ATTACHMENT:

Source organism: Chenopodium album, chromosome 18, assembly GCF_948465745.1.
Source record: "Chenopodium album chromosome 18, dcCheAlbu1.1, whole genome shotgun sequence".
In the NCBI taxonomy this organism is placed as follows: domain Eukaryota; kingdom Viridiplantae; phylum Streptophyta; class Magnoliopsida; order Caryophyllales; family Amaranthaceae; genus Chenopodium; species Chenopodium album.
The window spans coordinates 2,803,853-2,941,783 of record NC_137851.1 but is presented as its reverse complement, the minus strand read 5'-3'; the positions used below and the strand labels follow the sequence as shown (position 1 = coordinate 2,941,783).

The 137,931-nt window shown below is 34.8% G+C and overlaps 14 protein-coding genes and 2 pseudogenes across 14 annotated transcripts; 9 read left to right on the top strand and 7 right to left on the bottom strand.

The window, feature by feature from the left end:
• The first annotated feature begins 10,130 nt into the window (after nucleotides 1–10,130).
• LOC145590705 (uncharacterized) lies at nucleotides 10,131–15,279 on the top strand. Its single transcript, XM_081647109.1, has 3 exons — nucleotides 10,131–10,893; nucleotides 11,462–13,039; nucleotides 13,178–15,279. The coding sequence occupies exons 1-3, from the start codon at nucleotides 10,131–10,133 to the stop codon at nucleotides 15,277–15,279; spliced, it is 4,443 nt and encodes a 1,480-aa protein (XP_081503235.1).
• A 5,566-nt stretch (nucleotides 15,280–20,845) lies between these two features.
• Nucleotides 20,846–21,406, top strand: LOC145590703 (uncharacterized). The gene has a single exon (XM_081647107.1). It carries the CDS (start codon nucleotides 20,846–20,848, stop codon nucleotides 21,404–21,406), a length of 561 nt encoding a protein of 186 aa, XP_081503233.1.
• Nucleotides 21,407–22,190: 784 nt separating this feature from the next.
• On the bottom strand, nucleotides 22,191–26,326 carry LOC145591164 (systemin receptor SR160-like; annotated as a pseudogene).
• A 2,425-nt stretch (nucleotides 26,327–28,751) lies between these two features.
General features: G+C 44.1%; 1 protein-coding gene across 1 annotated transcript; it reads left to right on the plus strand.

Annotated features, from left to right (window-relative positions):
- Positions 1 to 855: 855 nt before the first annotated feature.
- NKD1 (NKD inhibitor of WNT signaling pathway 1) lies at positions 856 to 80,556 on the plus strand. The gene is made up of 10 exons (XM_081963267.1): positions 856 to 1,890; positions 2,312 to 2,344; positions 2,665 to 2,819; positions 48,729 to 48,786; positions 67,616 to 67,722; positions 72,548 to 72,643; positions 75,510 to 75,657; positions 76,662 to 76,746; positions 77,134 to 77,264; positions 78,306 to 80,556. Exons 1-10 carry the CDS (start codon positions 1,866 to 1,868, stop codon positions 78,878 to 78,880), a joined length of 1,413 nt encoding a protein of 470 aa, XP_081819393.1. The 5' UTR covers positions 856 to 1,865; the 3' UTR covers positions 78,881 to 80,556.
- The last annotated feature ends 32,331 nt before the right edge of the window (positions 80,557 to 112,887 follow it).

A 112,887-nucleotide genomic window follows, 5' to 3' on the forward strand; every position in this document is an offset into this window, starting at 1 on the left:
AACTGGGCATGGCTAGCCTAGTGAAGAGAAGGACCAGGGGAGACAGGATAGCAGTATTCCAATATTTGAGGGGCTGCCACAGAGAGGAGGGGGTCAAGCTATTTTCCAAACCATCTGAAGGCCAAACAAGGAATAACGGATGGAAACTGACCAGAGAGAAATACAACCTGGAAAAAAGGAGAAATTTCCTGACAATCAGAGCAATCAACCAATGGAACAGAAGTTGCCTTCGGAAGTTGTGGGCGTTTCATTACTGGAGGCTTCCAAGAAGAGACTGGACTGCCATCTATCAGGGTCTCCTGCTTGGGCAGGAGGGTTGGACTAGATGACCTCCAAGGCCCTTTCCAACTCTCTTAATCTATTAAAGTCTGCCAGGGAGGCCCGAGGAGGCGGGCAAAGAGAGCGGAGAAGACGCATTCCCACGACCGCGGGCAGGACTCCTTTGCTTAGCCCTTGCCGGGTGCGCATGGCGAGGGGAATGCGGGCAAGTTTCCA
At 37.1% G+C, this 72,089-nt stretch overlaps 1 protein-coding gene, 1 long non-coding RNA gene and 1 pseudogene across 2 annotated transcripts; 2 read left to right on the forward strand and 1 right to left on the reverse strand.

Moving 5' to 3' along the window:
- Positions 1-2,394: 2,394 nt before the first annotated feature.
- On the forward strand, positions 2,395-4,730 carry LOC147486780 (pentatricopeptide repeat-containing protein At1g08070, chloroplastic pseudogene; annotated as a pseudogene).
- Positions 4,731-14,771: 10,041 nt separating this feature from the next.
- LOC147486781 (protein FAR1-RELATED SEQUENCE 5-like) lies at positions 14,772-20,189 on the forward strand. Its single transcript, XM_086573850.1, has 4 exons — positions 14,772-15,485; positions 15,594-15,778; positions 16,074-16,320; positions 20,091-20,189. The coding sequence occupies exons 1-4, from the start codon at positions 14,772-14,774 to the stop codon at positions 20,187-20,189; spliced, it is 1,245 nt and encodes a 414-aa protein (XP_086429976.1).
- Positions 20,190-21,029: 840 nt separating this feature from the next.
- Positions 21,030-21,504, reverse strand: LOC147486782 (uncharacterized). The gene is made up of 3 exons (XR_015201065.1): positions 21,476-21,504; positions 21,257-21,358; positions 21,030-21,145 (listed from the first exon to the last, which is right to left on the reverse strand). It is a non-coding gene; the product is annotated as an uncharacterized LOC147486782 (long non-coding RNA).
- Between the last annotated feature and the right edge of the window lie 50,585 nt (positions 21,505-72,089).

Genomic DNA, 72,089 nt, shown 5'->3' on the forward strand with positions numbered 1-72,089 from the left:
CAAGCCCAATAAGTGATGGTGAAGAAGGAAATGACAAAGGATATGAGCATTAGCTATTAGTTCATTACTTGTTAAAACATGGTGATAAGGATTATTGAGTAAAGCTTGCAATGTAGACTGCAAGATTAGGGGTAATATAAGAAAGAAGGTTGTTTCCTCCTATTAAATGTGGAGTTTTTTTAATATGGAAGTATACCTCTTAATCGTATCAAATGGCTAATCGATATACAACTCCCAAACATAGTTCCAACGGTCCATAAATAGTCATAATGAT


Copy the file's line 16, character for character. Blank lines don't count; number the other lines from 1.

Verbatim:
- Positions 1 to 855: 855 nt before the first annotated feature.